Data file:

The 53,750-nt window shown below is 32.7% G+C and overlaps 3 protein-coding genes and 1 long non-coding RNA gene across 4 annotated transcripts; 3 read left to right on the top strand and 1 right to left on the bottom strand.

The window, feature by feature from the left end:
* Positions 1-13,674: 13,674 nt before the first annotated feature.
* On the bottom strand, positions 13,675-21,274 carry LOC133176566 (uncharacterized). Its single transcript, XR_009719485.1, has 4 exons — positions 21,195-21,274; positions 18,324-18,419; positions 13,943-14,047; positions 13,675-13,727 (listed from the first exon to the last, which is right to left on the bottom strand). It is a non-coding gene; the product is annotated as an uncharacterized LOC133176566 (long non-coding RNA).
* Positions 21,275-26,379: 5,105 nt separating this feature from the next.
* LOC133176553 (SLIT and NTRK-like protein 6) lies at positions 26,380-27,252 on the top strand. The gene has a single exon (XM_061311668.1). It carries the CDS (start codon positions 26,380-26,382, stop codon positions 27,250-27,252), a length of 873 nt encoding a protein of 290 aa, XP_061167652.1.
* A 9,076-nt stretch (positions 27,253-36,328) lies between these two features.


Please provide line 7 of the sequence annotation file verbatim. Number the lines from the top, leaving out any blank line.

* A 9,076-nt stretch (positions 27,253-36,328) lies between these two features.